Like Queensland under the LNP Newman government, the Liberal National Baird government has announced drastic changes to land clearing laws.

In its defence NSW Environment Minister Mark Speakman said NSW was “not Queensland”, pointing to the prospect of relatively better controls and stewardship payments to farmers. But can he be confident about this?

It’s alarming that the NSW government can’t tell us how much more bush and grassland will be cleared. They have no idea. Unlike the soon to be abolished Native Vegetation Act (2003), which had a clear objective of ending broad-scale clearing, the new legislation is full of platitudes.

The NVA dramatically brought down the rate of clearing and imposed tough environmental and offset tests, for example giving real teeth to the “like for like” rule when offsetting and a substantial “red light” prohibition on clearing when the proposal would cause serious damage to threatened plants, animals and ecological communities.

A basic presumption in the NVA was that too much had been cleared with multiple extinctions and a rapidly growing threatened list (almost 1000 species), soil loss and waterway pollution – and that we needed to “maintain or improve” bushland cover.

The new legislation dispenses with this. It can readily trade the environment off for social and economic reasons – inevitably leading to more clearing (as admitted by agency officials during consultations with green groups). It does this in three ways:

  1. Adopts the major projects offset policy (usually applied to mines and such) where like for like is junked and almost any other non-like species will do; and allowing “supplementary measures” like handing over a big cheque or rehabilitating a mine site. Result? A loss of biodiversity.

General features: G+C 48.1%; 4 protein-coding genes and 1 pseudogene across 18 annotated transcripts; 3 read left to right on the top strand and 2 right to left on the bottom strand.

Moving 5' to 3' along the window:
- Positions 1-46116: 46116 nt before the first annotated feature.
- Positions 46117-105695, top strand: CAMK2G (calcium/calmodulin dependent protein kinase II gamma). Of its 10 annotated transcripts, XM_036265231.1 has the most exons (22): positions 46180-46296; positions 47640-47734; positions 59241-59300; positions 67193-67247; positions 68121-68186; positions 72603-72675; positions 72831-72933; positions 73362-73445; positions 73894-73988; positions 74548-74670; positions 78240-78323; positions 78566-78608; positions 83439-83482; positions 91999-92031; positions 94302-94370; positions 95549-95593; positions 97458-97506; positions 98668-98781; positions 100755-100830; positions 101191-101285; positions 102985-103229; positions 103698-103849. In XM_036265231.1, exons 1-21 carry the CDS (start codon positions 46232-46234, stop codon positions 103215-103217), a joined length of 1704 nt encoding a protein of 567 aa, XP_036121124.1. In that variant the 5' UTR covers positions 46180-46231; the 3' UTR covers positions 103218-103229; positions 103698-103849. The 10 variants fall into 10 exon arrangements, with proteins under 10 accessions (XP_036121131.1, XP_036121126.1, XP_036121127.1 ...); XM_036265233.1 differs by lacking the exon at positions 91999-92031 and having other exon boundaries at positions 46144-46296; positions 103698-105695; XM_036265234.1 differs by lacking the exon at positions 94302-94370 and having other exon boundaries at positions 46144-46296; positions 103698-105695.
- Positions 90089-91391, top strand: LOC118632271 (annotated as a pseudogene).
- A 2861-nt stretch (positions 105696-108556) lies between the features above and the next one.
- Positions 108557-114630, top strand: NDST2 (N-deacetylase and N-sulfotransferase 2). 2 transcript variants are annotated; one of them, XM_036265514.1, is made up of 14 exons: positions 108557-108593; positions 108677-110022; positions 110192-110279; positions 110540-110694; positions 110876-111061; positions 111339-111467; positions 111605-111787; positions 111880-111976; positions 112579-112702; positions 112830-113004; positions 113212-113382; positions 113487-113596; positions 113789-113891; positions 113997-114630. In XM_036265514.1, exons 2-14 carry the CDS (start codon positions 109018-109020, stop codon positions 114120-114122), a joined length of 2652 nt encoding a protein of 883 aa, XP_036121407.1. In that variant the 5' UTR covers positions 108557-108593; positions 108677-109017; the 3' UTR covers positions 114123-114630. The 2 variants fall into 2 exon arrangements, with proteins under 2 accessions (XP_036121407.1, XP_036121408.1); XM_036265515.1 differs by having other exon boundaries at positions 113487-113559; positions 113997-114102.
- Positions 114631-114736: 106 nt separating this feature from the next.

2. The new (weaker) “biodiversity assessment methodology” will throw up the required credits (ie, offset values) a clearing proponent must purchase to balance out the impact of the clearing. Despite watering down the NVA environmental test, the Minister for Primary Industry will take over from the Environment Minister as the consent authority and can void some or all of these credits if he is convinced there are more important economic benefits. This is a giant loophole and you can guess where the minister’s discretion will be commonly applied – more clearing.
  3. A wide range of clearing codes for which no consent is required, leaving it to the landowner to self regulate. No agency – not the environment department or local land service – has the capacity to keep track of all the alleged illegal activity. Land owners will push the envelope, like any developer would. Even if they don’t, these codes will drive massive clearing across the state.

The Baird government has not tested the impact of these giant loopholes – they refuse to answer questions about how much more land clearing will occur. Not surprising as the answer will be embarrassing and expose the careless deal done with the National Party.

The government has also announced a major stewardship scheme for those farmers who wish to conserve valuable bushland on their property. Instead of abolishing the NVA and replacing it with a deeply flawed law with these payments, they should have kept the NVA and announced the stewardship payments – something environment groups had been calling for since 2003.

In an acrobatic set of thought processes, it is claimed that the payments will somehow offset the loss of biodiversity. However it is just not possible to match a major clearing consent in one part of the state with a new stewardship area, especially since the most valued areas for clearing are fertile soils with unique ecosystems, and those often favoured for conservation under a voluntary system are the less fertile and less useful areas for agriculture.

It’s no wonder the community in the city and country is growing increasingly alarmed at the Baird government’s war on trees. NSW one day – Queensland the next.

Jeff Angel is executive director of Total Environment Centre.

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